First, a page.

The Concession Stand

Tuesday, December 31, 2019

Movie Deep Dive: The Industry Changes, Part 2

After the motion picture industry solved its problems with Thomas Edison by relocating to Southern California, it soon ran into another problem- supply. The world was clamoring for more motion pictures, far more than the industry could provide at that time. Theater owners decided to take matters into their own hands; establishing and buying studios of their own that could ensure a steady stream of product. William Fox’s Fox Films was one such enterprise. Fox’s theaters would get first pick of the studio’s films. The studio would sell its films to the highest bidders in markets without Fox theaters.

Marcus Loew, whose Loew’s Theater chain was one of the biggest exhibitors at the time, decided to assemble a supplier by buying three existing studios- Metro Pictures, Goldwyn Pictures and Mayer Films. Metro-Goldwyn-Mayer. While it might have seemed like a pricy option to buy three established studios which were owned and operated by three opinionated moguls, it turned out to be one of the smartest deals Loew had ever made.

Metro-Goldwyn-Mayer would reign over Hollywood during the golden age of films. Led by Louis B. Mayer, who ended up winning the studio power struggle, MGM proved that it was up to the challenge of producing the pictures its parent company needed for its theaters. Mayer created a literal motion picture factory whose film making prowess was unmatched by anyone else. MGM locked up Hollywood’s top talent- actresses, actors, directors and writers- providing them with a steady income based on their value to the studio. Whereas many in Hollywood today have to hustle for parts, at MGM the talent were full time employees, making weekly pay regardless of whether they were actively working on a project. Mayer’s dream factory often seemed to be less of a dream and more of a factory.

MGM would become the gold standard in Hollywood; the studio that all others would be judged against. Nobody could make films as quickly or efficiently as MGM and nobody had more power than its leader, Louis B. Mayer. Mayer’s power and influence wouldn’t insulate him or his studio from Hollywood’s next big challenge.

Monday, December 30, 2019

Movie Deep Dive: The Industry Changes, Part One

Much has been made of recent comments made by acclaimed directors who derided the type of big budget movies that have become a staple of modern cinema. Bizarrely enough, the media has highlighted these statements as though they were anything other than a few older talents bemoaning the fact that these young people dared trampling on their lawns. The rise of big budget movies has happened because of changing audience expectations and competition. Adapting to change is nothing new and something that both Martin Scorsese and Francis Ford Coppola took advantage of themselves in the 1970’s when an even older group of legends bemoaned their lawn trampling. This week we’ll look at past changes and how Hollywood dealt with them. As we’ll see, the only constant in Hollywood is change.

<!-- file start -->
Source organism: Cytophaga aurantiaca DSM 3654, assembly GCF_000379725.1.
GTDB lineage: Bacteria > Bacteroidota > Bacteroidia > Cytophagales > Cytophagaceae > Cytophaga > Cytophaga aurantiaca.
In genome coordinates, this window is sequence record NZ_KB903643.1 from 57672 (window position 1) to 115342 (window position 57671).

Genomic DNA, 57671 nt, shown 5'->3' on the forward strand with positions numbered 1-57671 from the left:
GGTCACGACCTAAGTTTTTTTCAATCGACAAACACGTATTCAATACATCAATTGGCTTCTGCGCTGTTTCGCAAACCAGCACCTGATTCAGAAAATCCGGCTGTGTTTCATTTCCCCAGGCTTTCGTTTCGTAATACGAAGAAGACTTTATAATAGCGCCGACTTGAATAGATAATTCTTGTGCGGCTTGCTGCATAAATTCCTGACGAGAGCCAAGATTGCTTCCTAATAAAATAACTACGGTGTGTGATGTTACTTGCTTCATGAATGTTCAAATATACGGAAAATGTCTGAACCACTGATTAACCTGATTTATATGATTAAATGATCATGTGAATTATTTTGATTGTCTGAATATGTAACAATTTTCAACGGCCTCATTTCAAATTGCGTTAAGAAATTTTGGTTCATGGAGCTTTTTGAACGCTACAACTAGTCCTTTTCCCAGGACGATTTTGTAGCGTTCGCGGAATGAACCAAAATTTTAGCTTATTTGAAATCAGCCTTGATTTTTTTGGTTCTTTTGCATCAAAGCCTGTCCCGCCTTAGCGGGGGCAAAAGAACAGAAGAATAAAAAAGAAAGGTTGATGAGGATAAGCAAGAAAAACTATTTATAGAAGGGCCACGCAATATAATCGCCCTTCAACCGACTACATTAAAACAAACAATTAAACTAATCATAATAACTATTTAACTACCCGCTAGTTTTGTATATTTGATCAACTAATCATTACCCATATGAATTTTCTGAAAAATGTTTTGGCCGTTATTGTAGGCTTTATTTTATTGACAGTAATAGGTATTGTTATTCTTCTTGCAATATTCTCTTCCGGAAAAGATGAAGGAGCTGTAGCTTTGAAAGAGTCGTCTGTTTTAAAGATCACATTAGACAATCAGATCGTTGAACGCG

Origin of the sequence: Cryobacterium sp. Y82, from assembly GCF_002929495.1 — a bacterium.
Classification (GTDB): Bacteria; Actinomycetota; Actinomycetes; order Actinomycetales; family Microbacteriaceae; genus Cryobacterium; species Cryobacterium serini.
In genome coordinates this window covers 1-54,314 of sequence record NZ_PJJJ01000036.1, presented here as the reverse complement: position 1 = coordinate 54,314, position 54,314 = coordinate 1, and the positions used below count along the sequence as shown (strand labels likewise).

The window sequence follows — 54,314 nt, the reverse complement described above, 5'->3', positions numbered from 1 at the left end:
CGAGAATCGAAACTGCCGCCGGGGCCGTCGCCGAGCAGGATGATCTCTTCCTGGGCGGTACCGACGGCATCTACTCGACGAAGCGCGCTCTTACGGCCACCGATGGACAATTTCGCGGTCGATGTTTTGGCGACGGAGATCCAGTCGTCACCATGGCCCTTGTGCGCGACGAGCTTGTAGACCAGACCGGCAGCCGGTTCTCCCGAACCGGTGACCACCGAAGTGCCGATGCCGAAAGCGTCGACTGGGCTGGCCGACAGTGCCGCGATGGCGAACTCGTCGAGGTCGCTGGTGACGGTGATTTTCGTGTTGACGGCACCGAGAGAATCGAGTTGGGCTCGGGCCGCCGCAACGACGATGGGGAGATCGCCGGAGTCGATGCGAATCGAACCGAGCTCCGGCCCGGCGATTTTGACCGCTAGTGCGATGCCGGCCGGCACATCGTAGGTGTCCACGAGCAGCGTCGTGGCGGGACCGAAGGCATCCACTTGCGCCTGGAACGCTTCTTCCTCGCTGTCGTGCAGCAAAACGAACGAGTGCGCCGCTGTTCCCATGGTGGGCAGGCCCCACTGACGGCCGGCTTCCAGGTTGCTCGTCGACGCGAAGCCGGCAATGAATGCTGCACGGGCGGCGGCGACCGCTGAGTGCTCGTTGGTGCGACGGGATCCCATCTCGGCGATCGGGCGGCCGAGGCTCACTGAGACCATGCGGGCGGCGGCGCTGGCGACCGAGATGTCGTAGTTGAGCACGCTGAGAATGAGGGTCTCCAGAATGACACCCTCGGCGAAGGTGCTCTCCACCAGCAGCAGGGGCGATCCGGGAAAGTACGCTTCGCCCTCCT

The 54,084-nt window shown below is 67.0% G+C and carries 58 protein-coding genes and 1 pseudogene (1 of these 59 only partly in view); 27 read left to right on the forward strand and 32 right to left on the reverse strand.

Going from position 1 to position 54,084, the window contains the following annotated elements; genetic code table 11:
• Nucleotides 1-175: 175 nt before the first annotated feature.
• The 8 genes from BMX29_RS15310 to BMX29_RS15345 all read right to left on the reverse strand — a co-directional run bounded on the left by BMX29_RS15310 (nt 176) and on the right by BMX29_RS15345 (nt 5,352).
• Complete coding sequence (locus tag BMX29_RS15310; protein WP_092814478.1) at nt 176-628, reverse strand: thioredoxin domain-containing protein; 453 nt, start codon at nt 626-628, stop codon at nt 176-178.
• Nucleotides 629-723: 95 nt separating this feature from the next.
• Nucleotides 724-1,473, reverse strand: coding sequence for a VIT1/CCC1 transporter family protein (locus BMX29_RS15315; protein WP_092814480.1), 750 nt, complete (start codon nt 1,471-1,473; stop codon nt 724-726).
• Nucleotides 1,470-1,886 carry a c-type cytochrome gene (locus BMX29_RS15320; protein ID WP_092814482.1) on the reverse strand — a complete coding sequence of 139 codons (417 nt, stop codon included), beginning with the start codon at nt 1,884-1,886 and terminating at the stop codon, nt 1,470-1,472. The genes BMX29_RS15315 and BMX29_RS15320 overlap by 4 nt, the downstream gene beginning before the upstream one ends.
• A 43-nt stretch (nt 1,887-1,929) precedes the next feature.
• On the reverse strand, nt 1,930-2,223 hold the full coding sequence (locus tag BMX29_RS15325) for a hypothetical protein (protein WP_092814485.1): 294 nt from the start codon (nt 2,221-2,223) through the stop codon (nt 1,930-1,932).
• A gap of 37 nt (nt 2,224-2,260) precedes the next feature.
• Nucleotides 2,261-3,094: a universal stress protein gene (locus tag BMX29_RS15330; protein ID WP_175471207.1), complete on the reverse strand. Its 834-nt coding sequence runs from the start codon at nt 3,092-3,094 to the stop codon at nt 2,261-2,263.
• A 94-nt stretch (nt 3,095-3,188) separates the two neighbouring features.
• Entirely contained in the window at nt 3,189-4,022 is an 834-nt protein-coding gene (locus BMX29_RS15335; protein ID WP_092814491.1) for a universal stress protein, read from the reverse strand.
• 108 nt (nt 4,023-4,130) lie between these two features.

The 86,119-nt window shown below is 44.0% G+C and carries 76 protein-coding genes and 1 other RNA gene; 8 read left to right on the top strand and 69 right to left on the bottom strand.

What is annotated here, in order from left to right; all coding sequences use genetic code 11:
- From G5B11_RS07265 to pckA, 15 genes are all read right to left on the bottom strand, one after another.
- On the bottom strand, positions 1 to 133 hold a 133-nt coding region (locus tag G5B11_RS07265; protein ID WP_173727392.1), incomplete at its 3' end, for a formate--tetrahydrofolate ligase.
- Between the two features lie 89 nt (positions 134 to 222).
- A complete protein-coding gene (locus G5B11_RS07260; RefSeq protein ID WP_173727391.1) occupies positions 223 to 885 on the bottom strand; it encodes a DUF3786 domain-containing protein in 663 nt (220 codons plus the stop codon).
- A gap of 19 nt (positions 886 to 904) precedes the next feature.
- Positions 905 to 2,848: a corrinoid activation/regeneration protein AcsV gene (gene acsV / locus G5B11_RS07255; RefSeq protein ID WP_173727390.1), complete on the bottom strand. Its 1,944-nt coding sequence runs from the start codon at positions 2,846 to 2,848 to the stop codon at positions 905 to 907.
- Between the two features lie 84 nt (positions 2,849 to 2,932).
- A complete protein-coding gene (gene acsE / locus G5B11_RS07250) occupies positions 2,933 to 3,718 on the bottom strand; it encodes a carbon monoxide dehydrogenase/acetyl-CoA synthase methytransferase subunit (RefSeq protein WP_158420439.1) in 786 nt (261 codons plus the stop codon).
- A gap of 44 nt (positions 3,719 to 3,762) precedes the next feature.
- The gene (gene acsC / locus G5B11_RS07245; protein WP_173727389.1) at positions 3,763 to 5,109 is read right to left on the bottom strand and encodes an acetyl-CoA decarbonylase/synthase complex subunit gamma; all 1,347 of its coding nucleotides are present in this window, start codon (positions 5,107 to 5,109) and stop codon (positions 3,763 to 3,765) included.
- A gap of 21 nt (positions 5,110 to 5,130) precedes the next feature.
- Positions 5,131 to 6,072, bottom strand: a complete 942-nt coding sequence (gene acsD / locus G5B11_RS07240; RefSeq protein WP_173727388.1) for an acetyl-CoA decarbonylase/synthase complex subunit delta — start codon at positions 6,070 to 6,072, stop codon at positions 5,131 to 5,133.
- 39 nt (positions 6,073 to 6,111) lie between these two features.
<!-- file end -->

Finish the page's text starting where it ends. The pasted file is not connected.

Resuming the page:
Our story begins not in Hollywood, but in New Jersey. The burgeoning motion picture industry got its start in New Jersey, centered around Thomas Edison’s company. Edison had the earliest patents for motion picture equipment which originally consisted of a kinetoscope and a kinetoscope viewer. His early equipment would take numerous, quick pictures that when flipped would appear to depict moving scenes. Customers could view these vignettes at arcades where they would peer inside a machine to see them.

While some of the machines would feature risqué film of women in bloomers, mainstream machines would have short, captivating vignettes. The technology behind these “motion pictures” would advance quickly. Eventually, filmmakers could make short films that could then be projected on a screen to large audiences. The public soon had an insatiable desire to watch these films and the young entertainment business would spring up in New Jersey.

While Thomas Edison would attract these businesses to New Jersey he would also be responsible for chasing them away. The young studios wanted to buy Thomas Edison’s equipment outright, but Edison only wanted to lease them out. Additionally, Thomas required a royalty from every picture filmed with his cameras. These startups could barely afford to make their pictures to begin with. Having to pay an additional royalty to Edison on top of the camera rental threatened to kill the industry before it began. Enterprising “entrepreneurs” swooped in to build and sell their very own cameras, which probably violated a few of Edison’s patents. These grey market cameras were irresistible to the studios up until Thomas Edison sent in his goons to bust up studios he suspected were using equipment that violated his patents.

Yes, Thomas Edison had “goons”. These violent altercations proved to be bad for business, but instead of encouraging the studios to use his cameras, Edison encouraged the movie industry to make its first big change. The studios decided to move as far away as they could to escape Edison’s wrath- to Los Angeles, California.